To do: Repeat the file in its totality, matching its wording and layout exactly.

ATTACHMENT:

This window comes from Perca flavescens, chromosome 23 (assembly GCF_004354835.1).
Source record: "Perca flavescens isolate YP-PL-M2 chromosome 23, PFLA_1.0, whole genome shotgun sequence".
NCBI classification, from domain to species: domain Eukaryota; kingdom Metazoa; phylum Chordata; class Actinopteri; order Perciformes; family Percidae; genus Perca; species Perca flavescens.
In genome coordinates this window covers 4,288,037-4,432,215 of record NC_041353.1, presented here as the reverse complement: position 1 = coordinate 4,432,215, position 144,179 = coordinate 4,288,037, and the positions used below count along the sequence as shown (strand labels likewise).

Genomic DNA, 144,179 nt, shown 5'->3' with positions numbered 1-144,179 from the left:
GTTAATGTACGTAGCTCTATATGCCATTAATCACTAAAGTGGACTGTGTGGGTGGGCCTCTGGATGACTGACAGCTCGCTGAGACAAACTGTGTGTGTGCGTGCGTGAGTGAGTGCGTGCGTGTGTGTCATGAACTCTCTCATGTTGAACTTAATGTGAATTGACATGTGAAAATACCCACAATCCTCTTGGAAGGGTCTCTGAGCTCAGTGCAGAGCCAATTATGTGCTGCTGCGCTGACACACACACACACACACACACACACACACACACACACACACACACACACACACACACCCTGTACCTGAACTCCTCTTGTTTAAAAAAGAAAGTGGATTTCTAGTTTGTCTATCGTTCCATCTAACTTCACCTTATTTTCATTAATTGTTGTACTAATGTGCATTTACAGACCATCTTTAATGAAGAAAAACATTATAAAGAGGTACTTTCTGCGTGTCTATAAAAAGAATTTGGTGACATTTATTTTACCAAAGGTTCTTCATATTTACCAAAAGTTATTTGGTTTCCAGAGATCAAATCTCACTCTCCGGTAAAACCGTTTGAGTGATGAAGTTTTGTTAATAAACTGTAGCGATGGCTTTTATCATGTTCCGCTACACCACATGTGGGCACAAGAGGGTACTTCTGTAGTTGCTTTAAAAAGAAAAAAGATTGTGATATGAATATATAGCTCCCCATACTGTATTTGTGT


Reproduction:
This window comes from Perca flavescens, chromosome 23 (assembly GCF_004354835.1).
Source record: "Perca flavescens isolate YP-PL-M2 chromosome 23, PFLA_1.0, whole genome shotgun sequence".
NCBI classification, from domain to species: domain Eukaryota; kingdom Metazoa; phylum Chordata; class Actinopteri; order Perciformes; family Percidae; genus Perca; species Perca flavescens.
In genome coordinates this window covers 4,288,037-4,432,215 of record NC_041353.1, presented here as the reverse complement: position 1 = coordinate 4,432,215, position 144,179 = coordinate 4,288,037, and the positions used below count along the sequence as shown (strand labels likewise).

Genomic DNA, 144,179 nt, shown 5'->3' with positions numbered 1-144,179 from the left:
GTTAATGTACGTAGCTCTATATGCCATTAATCACTAAAGTGGACTGTGTGGGTGGGCCTCTGGATGACTGACAGCTCGCTGAGACAAACTGTGTGTGTGCGTGCGTGAGTGAGTGCGTGCGTGTGTGTCATGAACTCTCTCATGTTGAACTTAATGTGAATTGACATGTGAAAATACCCACAATCCTCTTGGAAGGGTCTCTGAGCTCAGTGCAGAGCCAATTATGTGCTGCTGCGCTGACACACACACACACACACACACACACACACACACACACACACACACACACACACACACCCTGTACCTGAACTCCTCTTGTTTAAAAAAGAAAGTGGATTTCTAGTTTGTCTATCGTTCCATCTAACTTCACCTTATTTTCATTAATTGTTGTACTAATGTGCATTTACAGACCATCTTTAATGAAGAAAAACATTATAAAGAGGTACTTTCTGCGTGTCTATAAAAAGAATTTGGTGACATTTATTTTACCAAAGGTTCTTCATATTTACCAAAAGTTATTTGGTTTCCAGAGATCAAATCTCACTCTCCGGTAAAACCGTTTGAGTGATGAAGTTTTGTTAATAAACTGTAGCGATGGCTTTTATCATGTTCCGCTACACCACATGTGGGCACAAGAGGGTACTTCTGTAGTTGCTTTAAAAAGAAAAAAGATTGTGATATGAATATATAGCTCCCCATACTGTATTTGTGT